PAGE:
I trust this incident will help Mr Shehzad become aware of the power of his language and learn to treat women and others with respect, dignity, and awareness rather than with a sense of superiority. He can start with raising his vocabulary to an acceptable level without any compulsion to be politically correct.

As an aside in the matter, Mr Shehzad argues that all militants are the same and they have no religion or sect. In the olden warfare any able bodied men in the war zone were considered as militants. Then in the genocides like Holocaust, Rwanda, Armenian pogroms all able bodied members of the targeted group were considered as exterminable militants. Unless Mr Shehzad borrows the logic of a genocide it is difficult to see how he can fail to distinguish between the salafist architects of global terror from the US to Sahel to Indonesia and the innocent women and children being killed in Pakistan in school vans, shrines, and their homes. Do the perpetrators of all such acts in Pakistan belong to the one and same creed, or has anyone else too done it?  Does this comment betray ‘guilt by association’?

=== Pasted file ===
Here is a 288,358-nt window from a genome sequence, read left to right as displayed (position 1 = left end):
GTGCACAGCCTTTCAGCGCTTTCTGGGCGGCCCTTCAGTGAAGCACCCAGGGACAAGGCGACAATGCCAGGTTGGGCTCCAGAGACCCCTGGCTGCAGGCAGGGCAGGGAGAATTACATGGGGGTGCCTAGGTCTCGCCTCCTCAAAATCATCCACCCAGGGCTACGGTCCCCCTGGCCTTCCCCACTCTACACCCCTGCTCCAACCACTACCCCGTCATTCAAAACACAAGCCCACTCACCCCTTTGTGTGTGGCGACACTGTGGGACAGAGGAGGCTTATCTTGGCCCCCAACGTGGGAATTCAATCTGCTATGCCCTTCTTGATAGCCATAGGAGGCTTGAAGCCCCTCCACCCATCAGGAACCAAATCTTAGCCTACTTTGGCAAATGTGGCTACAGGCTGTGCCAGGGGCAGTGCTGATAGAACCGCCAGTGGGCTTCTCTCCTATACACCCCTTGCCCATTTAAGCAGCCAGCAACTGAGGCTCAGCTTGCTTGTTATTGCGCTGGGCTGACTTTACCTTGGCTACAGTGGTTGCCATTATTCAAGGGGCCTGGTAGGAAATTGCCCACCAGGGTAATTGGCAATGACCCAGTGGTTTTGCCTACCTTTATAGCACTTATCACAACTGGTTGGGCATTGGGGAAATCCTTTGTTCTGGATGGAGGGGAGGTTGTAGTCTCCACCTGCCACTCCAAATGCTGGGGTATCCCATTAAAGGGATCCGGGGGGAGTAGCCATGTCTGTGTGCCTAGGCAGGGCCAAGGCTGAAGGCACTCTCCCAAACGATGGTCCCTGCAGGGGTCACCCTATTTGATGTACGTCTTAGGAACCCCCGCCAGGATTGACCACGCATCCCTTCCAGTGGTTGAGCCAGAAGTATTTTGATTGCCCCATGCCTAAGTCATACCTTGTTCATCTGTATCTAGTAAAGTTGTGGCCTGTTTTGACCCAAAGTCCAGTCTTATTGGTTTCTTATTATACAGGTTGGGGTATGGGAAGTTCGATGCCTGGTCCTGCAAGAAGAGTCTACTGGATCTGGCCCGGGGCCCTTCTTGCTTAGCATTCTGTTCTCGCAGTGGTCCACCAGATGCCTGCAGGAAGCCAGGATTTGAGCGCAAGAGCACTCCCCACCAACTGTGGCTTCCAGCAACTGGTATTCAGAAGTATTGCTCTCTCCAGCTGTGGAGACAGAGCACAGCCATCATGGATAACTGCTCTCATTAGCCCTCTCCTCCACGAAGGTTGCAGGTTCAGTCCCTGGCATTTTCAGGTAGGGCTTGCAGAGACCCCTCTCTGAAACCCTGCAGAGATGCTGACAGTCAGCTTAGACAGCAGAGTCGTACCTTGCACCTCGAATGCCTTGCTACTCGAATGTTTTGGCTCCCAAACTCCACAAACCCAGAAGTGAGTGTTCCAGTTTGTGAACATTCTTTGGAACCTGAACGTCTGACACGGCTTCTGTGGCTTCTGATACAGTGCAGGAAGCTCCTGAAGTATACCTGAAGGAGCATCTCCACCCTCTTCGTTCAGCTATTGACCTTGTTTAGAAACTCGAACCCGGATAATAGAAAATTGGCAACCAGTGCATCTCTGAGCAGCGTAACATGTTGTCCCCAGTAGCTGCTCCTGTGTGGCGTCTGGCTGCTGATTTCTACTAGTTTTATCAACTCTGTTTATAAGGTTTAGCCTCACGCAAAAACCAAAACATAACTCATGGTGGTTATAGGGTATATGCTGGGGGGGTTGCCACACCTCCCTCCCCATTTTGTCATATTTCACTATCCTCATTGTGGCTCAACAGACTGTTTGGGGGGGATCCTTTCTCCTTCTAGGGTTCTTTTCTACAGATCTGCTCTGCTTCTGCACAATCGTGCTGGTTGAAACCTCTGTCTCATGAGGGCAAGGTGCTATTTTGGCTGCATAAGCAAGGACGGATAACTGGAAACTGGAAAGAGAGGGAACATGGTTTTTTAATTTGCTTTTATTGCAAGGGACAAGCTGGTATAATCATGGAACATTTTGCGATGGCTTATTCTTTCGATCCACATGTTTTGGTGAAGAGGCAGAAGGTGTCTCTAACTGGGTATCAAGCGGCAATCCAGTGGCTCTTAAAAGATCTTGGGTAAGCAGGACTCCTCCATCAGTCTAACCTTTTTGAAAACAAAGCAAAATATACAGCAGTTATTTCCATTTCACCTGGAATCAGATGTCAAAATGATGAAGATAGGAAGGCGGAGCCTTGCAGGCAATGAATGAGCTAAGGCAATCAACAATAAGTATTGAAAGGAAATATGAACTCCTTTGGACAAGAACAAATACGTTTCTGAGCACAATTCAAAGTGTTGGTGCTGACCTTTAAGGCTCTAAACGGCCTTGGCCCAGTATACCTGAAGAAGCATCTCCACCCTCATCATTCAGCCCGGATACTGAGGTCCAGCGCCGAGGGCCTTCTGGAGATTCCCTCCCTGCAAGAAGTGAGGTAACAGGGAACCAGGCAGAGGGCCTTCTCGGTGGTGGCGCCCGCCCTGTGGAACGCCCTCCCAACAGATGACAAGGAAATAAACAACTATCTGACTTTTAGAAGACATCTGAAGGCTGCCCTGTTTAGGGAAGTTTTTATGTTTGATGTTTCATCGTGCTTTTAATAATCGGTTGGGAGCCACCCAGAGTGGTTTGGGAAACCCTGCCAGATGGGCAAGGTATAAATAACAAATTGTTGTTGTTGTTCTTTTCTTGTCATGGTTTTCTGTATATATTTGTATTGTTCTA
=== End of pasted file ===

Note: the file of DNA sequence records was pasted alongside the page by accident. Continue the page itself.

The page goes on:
It is the most obvious and inexcusable form of rank propaganda as the apologists and the media outlets continuously refuse to distinguish between the identities of those killing and those being killed. This practice continues even though some key media people have been caught lying. I have written and said many times before that in Pakistani media discourse, the definition of “militant” and “takfiri” needs to be debated and clearly established. Otherwise our rhetorical emphasis on avoiding killings and bombings will change nothing.









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Asif Zaidi